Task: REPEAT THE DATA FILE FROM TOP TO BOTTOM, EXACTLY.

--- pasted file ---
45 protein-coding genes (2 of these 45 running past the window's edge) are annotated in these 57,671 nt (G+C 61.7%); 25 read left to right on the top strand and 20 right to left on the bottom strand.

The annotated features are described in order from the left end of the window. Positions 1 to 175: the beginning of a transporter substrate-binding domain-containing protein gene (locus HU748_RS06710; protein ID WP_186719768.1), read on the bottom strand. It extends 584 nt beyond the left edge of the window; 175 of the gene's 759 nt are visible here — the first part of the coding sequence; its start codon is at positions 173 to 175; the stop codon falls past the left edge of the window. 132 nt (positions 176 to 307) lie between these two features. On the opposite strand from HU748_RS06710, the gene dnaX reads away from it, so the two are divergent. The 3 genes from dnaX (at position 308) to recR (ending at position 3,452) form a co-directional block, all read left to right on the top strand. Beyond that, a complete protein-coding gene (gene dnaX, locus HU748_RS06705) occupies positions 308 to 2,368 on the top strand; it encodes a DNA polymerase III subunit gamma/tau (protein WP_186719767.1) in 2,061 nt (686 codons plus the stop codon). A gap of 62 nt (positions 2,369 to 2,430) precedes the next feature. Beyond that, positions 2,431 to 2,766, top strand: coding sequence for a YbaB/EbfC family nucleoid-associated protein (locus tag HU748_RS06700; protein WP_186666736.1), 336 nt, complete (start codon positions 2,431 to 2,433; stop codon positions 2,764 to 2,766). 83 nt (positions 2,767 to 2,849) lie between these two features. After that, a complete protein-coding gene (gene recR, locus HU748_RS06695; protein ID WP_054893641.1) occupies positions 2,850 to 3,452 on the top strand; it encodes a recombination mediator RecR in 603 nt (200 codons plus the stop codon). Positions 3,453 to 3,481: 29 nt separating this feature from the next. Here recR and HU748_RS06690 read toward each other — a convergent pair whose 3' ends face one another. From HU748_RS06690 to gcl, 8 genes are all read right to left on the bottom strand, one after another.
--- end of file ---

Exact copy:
45 protein-coding genes (2 of these 45 running past the window's edge) are annotated in these 57,671 nt (G+C 61.7%); 25 read left to right on the top strand and 20 right to left on the bottom strand.

The annotated features are described in order from the left end of the window. Positions 1 to 175: the beginning of a transporter substrate-binding domain-containing protein gene (locus HU748_RS06710; protein ID WP_186719768.1), read on the bottom strand. It extends 584 nt beyond the left edge of the window; 175 of the gene's 759 nt are visible here — the first part of the coding sequence; its start codon is at positions 173 to 175; the stop codon falls past the left edge of the window. 132 nt (positions 176 to 307) lie between these two features. On the opposite strand from HU748_RS06710, the gene dnaX reads away from it, so the two are divergent. The 3 genes from dnaX (at position 308) to recR (ending at position 3,452) form a co-directional block, all read left to right on the top strand. Beyond that, a complete protein-coding gene (gene dnaX, locus HU748_RS06705) occupies positions 308 to 2,368 on the top strand; it encodes a DNA polymerase III subunit gamma/tau (protein WP_186719767.1) in 2,061 nt (686 codons plus the stop codon). A gap of 62 nt (positions 2,369 to 2,430) precedes the next feature. Beyond that, positions 2,431 to 2,766, top strand: coding sequence for a YbaB/EbfC family nucleoid-associated protein (locus tag HU748_RS06700; protein WP_186666736.1), 336 nt, complete (start codon positions 2,431 to 2,433; stop codon positions 2,764 to 2,766). 83 nt (positions 2,767 to 2,849) lie between these two features. After that, a complete protein-coding gene (gene recR, locus HU748_RS06695; protein ID WP_054893641.1) occupies positions 2,850 to 3,452 on the top strand; it encodes a recombination mediator RecR in 603 nt (200 codons plus the stop codon). Positions 3,453 to 3,481: 29 nt separating this feature from the next. Here recR and HU748_RS06690 read toward each other — a convergent pair whose 3' ends face one another. From HU748_RS06690 to gcl, 8 genes are all read right to left on the bottom strand, one after another.